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Dry Needling

Is Dry Needling the Same as Acupuncture?

While similar needles are used in both dry needling (trigger point dry needling, functional dry needling) and acupuncture, the approach is different. Dry Needling follows a neuromuscular approach looking for neural irritation or local muscle dysfunction in trigger points. In trigger point dry needling, the trigger points are released with the needle. There are some acupuncturists that also practice dry needling for a more direct functional approach with the muscles.

Does it Hurt?

There can be discomfort in the needling process which is usually described as deep, dull, and achy. Once the needle is inserted, there should be no significant discomfort, or discomfort felt should start to fade. Any sharp sensations after needle insertion needs to be relayed to your therapist and the needle moved to a new location as it may be close to a nerve or vein.

Can I Be Injured With Dry Needling?

There are some rare risks with dry needling. Lung puncture can be a risk if needling in areas around the lungs, but your therapist should be well trained to avoid this area. Any persistent cough or shortness of breath after treatments should be reported to your physician as soon as possible. Other more common side effects are bruising from needling too close to a vein (which is common when working in certain vascularized areas of the body), temporary zingers when coming close to a nerve, and muscle soreness after needling for up to 3 days, especially if there is a significant trigger point with twitch responses during treatment.

What Can I Expect While I Am Getting Needled?

The needling process is different for everyone depending on what their needs are within the session. The number of areas worked on varies, but may be limited if there is only local restriction, you are sensitive to the needling, or you have a systemic or autonomic response to the needling. We certainly don't want to over needle just to try and treat everything at once. This is not helpful to restoring balance in the body. Typically, one can expect picking a few primary areas to work on at each session. The needle insertion may feel like a bit of a prick, but resolve once the needle is fully at the depth it needs to go. Advise your therapist if it feels too uncomfortable. Some needles sit in an area for a few minutes and some are "pistoned" into trigger point areas to stimulate a twitch response (involuntary jumping like reaction of the muscle). Occasionally electrical stimulation will be put on the needles if needed and you are appropriate for that treatment. In our office, we like to follow up the needling with manual work to those areas as tolerated, to help flush the system of the chemical released from the trigger points.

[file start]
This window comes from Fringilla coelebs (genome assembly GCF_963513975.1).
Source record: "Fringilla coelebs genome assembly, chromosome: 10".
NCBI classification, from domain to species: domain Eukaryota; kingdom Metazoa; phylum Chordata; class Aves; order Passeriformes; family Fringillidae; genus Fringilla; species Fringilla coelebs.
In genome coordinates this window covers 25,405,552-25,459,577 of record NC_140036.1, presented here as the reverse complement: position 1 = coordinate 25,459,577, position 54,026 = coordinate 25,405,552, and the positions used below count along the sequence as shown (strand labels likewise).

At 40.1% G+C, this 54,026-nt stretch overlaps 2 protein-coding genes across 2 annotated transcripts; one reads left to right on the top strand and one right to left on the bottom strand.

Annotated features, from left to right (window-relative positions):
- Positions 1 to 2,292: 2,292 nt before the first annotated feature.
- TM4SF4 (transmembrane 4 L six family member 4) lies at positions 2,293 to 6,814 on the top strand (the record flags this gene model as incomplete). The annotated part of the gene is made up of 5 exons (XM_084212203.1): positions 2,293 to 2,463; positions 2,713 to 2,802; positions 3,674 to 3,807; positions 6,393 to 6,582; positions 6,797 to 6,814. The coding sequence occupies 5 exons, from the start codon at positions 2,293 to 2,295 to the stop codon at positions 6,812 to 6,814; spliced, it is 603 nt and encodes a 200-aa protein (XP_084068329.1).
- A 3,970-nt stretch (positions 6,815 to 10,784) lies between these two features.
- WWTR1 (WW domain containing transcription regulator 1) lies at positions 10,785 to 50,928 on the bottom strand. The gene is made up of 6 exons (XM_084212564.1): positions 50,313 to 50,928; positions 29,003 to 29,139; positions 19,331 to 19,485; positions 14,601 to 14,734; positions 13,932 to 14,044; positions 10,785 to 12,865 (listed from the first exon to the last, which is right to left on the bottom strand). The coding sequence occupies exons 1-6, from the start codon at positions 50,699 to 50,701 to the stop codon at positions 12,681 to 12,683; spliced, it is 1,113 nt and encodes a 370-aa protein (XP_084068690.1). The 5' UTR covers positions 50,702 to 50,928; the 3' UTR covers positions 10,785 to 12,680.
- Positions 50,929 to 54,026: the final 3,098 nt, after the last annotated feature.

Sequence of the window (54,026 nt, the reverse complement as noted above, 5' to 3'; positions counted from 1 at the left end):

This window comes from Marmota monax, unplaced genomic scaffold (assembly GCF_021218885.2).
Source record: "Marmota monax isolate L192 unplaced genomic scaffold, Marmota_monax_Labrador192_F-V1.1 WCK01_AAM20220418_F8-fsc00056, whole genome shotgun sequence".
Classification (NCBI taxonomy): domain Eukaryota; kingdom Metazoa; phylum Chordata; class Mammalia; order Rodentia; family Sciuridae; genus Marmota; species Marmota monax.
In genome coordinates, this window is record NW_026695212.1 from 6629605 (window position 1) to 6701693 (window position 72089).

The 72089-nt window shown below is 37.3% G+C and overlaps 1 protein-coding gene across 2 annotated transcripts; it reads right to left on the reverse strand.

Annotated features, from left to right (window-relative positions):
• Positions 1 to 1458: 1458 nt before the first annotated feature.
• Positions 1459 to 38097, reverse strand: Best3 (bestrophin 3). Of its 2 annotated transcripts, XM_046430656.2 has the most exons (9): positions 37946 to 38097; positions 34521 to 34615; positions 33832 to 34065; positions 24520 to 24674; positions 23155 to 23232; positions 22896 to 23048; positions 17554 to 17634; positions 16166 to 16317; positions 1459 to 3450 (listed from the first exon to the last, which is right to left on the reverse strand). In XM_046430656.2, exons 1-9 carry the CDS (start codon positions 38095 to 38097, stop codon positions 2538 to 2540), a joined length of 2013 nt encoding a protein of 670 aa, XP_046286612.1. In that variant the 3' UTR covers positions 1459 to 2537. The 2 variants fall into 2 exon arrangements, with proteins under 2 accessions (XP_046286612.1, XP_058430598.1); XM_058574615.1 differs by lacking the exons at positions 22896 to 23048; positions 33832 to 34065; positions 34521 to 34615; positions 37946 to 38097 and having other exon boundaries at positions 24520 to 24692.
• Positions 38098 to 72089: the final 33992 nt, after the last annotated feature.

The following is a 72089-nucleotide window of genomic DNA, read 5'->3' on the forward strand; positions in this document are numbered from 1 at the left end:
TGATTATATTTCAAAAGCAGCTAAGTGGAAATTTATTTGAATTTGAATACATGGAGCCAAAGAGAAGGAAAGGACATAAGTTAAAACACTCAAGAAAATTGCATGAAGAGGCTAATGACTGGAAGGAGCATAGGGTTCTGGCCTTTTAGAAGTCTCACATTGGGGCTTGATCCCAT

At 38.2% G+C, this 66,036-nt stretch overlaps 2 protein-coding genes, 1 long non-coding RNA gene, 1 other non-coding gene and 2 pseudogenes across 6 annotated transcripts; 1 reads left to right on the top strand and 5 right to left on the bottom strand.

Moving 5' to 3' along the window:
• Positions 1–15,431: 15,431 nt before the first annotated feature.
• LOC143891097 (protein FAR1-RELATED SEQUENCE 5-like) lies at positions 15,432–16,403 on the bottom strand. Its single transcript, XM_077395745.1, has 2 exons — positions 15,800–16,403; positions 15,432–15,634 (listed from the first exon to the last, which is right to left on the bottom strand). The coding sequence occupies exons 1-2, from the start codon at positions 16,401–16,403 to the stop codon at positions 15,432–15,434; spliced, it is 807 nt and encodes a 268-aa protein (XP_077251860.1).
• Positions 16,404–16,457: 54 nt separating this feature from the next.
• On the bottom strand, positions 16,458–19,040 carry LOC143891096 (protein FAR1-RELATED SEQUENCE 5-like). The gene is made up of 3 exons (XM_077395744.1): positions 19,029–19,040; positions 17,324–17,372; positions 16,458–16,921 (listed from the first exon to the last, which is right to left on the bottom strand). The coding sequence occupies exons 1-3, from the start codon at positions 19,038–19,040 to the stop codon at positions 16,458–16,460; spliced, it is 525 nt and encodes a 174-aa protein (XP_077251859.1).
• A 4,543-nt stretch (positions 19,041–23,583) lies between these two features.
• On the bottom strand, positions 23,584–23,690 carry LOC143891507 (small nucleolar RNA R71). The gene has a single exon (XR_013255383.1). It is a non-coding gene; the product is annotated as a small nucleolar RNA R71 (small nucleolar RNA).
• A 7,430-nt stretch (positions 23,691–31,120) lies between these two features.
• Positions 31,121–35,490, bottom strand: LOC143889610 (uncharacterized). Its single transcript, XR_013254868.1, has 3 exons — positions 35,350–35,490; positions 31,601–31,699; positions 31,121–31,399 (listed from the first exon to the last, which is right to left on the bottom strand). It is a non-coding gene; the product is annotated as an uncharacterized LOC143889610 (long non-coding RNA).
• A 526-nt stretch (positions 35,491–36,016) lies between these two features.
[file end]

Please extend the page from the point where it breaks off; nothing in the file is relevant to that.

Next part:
What Can I Expect After The Needling?

Everyone is different with their response to needling. Some feel improvements right away without any lingering soreness. There are certain areas that tend to be ore sore after than others, such as the upper traps in the neck and the calves amongst others. There can be muscle soreness, especially in areas that had a twitch response to the needling as this causes a chemical release into the muscle. This can last from 24 to 72 hours and should resolve to hopefully feel better than before the needling session. If there is increased pain, using cold modalities can help (cool packs). If there is more muscle tension or nerve like pain, then heat may be more relieving. Be sure to discuss this with your therapist for specifics. Any responses you feel may be abnormal, be sure to report them to your therapist.

What Are The Benefits of Dry Needling Over Other Techniques?

Dry needling can be very effective at getting to very local points that are problematic, used to help calm down chronic pain for some especially with the use of electrical stimulation, and for many, seems to speed up the route of healing with a very direct method of intervention to the trigger points in problematic muscles.

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